Trichomoniasis, also called ‘trike’, is an STI caused by a tiny parasite. Anyone can get trichomoniasis. It can infect the vagina, cervix or the urethra (the tube you pee through) of the penis or vulva.
Trichomoniasis can be spread through infected semen and vaginal fluids during:
- Vaginal sex
- Vagina to vagina contact
- The sharing of sex toys
The parasite can also live for a few hours on damp towels but not on other objects like toilet seats.
Very often, trichomoniasis has no symptoms and where there are symptoms they are mild. When they do occur, symptoms can include:
- A frothy yellow/green vaginal discharge, which can sometimes have an unpleasant smell
- Itching or burning in the vagina
- Pain when peeing
- Pain during sex in the pelvic area where the uterus and fallopian tubes sit
- Discharge from the tip of the penis
Doctors will only test for trichomoniasis if you have symptoms. If you do have symptoms, contact your Family Planning clinic, local doctor, or sexual health clinic to discuss testing.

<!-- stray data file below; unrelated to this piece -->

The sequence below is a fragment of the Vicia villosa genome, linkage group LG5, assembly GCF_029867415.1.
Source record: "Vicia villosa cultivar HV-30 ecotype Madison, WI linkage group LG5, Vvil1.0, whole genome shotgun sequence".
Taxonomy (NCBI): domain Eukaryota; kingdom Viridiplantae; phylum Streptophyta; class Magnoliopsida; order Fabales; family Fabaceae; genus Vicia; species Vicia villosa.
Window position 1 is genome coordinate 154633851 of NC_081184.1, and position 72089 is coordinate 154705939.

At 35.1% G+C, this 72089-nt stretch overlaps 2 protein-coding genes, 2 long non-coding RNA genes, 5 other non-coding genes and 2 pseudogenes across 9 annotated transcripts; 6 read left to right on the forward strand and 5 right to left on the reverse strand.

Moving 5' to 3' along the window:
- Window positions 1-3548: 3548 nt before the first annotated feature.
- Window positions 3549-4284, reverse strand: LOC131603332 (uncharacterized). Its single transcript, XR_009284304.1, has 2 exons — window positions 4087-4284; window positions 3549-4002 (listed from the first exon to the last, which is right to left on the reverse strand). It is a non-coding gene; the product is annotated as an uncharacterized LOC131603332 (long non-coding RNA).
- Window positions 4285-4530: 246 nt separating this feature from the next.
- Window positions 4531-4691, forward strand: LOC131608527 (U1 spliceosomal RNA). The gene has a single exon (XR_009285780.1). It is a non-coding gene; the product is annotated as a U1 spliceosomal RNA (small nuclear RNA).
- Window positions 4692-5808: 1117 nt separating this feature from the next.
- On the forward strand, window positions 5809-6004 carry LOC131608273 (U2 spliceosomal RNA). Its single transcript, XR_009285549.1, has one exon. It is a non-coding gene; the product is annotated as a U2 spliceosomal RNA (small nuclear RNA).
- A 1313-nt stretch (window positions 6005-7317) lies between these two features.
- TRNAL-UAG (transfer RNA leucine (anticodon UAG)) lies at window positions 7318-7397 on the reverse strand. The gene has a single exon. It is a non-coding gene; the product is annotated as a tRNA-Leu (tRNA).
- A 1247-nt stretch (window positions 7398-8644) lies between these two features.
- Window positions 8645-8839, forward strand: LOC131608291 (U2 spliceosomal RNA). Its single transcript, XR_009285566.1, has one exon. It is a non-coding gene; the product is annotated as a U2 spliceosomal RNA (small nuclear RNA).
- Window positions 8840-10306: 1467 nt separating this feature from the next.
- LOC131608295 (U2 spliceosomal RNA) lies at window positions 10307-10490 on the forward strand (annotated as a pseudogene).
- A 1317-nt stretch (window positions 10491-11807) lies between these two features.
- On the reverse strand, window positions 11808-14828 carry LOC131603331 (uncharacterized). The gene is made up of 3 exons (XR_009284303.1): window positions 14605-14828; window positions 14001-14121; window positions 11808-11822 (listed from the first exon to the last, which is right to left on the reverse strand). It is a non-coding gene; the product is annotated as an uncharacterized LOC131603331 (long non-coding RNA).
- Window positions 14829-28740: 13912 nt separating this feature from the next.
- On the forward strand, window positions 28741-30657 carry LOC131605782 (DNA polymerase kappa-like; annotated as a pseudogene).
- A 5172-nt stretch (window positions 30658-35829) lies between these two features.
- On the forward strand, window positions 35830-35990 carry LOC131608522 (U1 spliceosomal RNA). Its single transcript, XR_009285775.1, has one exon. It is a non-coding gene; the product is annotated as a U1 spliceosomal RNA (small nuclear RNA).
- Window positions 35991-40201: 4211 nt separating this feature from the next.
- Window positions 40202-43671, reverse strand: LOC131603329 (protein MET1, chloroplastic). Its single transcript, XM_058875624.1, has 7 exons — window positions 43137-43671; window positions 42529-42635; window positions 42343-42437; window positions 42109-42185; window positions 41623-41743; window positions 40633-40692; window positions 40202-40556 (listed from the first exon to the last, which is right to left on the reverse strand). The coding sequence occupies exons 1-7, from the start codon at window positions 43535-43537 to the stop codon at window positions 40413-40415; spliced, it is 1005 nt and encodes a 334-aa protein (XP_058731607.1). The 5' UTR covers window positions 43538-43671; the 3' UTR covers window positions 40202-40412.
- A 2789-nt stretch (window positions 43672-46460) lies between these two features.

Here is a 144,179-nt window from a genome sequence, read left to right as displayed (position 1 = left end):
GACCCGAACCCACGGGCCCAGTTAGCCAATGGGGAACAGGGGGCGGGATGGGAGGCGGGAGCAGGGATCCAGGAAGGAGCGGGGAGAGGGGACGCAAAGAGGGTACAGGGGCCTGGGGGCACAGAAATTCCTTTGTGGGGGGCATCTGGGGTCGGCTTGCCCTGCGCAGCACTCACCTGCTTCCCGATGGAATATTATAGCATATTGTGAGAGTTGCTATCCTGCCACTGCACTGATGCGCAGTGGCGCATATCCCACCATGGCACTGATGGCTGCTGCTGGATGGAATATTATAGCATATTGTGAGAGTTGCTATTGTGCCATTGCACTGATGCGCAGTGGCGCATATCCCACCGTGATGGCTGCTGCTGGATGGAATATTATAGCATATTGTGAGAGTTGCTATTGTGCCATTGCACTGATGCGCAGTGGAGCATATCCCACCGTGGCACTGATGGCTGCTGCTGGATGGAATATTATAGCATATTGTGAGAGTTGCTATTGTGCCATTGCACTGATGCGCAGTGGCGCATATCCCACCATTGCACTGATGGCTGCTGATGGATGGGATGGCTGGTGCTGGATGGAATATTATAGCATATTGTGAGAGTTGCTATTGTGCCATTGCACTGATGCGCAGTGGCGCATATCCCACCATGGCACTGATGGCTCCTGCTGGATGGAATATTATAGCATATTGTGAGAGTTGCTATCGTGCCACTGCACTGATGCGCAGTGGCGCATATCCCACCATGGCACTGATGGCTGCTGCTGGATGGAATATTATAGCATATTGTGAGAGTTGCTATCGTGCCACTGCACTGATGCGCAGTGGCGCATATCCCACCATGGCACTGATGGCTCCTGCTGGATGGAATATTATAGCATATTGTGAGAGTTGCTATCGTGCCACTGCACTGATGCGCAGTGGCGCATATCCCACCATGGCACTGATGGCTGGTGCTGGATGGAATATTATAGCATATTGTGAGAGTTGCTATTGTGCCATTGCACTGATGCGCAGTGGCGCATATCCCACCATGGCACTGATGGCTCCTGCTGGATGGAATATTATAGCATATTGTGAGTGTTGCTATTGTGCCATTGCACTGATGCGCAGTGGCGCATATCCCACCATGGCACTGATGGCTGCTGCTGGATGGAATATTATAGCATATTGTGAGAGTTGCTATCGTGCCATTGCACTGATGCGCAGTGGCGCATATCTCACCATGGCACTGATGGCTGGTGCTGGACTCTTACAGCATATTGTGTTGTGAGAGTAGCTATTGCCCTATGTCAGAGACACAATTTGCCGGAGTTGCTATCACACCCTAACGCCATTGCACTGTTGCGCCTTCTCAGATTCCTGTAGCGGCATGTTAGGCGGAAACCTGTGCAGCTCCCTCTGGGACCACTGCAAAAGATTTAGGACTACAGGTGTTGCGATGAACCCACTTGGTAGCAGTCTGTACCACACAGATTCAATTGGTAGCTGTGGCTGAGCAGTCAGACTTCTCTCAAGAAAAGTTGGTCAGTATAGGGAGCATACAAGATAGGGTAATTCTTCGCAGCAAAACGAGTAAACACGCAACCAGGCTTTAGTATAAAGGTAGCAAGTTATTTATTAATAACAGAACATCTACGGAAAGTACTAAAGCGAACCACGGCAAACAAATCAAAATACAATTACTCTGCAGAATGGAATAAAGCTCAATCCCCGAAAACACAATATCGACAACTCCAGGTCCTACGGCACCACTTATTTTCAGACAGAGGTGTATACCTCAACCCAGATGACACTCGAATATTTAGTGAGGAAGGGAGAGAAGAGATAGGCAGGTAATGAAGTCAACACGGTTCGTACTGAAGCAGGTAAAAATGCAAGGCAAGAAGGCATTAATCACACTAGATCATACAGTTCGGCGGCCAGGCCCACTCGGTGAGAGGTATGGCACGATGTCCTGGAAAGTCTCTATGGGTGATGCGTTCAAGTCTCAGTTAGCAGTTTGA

Trichomoniasis is easily treated with oral antibiotics. Often it’s just one pill. It is important to avoid sex for a week after treatment and current partners will need to get treated at the same time.
Condoms are the best way to protect yourself and your partners from trichomoniasis, and other STIs. You can use condoms when sharing sex toys to stop the transfer of bodily fluids between you and your partners. It is not a good idea to share towels or washcloths. Since many STIs including trichomoniasis may have no signs or symptoms, it’s a good idea to have regular sexual health check-ups.
If you have trichomoniasis you need to let your current sexual partners know so that they can be tested and treated. For advice on how to make it easier to tell them visit the let them know website.